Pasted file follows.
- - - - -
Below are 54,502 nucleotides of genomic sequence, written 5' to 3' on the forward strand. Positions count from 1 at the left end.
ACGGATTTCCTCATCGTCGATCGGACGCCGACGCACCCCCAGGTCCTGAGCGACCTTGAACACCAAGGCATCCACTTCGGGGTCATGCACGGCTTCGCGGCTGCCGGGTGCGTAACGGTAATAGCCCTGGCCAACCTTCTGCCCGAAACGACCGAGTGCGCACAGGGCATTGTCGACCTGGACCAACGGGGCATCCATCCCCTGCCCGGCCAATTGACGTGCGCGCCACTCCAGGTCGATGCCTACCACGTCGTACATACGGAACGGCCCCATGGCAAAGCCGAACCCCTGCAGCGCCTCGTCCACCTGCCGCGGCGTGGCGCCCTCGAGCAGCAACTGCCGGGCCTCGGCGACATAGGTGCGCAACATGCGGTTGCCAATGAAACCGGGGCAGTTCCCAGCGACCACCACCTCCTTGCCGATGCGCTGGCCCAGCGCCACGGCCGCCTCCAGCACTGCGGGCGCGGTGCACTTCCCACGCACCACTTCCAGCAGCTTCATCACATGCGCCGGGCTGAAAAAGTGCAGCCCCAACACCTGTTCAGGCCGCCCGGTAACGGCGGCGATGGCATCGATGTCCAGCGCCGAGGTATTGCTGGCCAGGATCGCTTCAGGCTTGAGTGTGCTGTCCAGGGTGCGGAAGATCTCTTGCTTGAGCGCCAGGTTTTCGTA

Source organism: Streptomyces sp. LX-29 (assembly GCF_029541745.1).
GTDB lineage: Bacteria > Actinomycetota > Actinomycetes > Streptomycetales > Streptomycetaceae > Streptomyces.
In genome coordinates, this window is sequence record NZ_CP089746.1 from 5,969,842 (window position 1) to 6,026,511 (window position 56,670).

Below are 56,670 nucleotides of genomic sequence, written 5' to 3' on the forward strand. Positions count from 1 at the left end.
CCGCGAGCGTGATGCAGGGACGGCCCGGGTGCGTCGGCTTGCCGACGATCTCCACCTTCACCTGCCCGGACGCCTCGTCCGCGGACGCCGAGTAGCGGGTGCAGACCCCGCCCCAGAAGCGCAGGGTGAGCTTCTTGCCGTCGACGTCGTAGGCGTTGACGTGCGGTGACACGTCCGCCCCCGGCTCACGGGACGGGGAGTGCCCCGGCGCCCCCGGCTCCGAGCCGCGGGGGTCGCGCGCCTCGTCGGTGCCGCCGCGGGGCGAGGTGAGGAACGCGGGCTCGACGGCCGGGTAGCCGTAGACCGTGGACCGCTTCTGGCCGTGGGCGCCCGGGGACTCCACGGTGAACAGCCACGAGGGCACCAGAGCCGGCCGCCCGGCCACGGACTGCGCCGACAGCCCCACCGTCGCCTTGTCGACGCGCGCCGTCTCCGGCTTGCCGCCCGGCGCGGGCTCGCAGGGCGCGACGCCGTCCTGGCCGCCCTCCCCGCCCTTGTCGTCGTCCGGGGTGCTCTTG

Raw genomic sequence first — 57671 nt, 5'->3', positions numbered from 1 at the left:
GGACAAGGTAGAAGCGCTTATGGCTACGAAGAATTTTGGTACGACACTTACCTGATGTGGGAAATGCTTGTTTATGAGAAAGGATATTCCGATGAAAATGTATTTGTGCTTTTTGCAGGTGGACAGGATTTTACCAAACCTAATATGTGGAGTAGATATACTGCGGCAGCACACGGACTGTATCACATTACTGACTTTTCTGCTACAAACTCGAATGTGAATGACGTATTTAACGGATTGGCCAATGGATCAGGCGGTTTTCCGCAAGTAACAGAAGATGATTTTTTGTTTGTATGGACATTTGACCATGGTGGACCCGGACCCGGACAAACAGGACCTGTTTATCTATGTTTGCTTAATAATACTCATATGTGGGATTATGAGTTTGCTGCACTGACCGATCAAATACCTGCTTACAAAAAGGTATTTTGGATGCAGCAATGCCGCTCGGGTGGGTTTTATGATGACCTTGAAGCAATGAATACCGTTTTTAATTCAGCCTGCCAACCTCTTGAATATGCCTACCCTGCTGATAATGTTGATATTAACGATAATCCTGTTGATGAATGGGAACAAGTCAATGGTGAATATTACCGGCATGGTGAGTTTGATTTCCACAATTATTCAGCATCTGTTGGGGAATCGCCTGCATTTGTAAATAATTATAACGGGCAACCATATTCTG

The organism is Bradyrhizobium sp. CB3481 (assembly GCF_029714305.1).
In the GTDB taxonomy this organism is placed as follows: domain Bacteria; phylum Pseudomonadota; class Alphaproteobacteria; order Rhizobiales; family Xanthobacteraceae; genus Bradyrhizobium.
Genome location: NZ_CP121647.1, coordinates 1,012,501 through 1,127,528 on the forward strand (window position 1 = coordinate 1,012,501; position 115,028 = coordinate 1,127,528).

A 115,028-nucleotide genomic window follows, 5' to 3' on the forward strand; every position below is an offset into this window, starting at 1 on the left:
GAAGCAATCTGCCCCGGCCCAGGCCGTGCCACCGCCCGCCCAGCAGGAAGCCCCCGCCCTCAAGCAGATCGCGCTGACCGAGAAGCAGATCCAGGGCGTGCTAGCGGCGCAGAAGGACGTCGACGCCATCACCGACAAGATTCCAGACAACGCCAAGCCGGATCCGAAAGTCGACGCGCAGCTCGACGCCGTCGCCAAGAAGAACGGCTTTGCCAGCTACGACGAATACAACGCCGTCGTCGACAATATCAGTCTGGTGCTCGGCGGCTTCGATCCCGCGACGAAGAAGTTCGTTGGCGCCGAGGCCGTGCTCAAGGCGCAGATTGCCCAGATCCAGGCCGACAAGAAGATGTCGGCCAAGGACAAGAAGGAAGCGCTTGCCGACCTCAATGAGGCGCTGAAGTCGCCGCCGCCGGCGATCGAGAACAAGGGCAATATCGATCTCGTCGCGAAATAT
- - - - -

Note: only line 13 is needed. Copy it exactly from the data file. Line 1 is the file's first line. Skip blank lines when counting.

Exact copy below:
A 115,028-nucleotide genomic window follows, 5' to 3' on the forward strand; every position below is an offset into this window, starting at 1 on the left: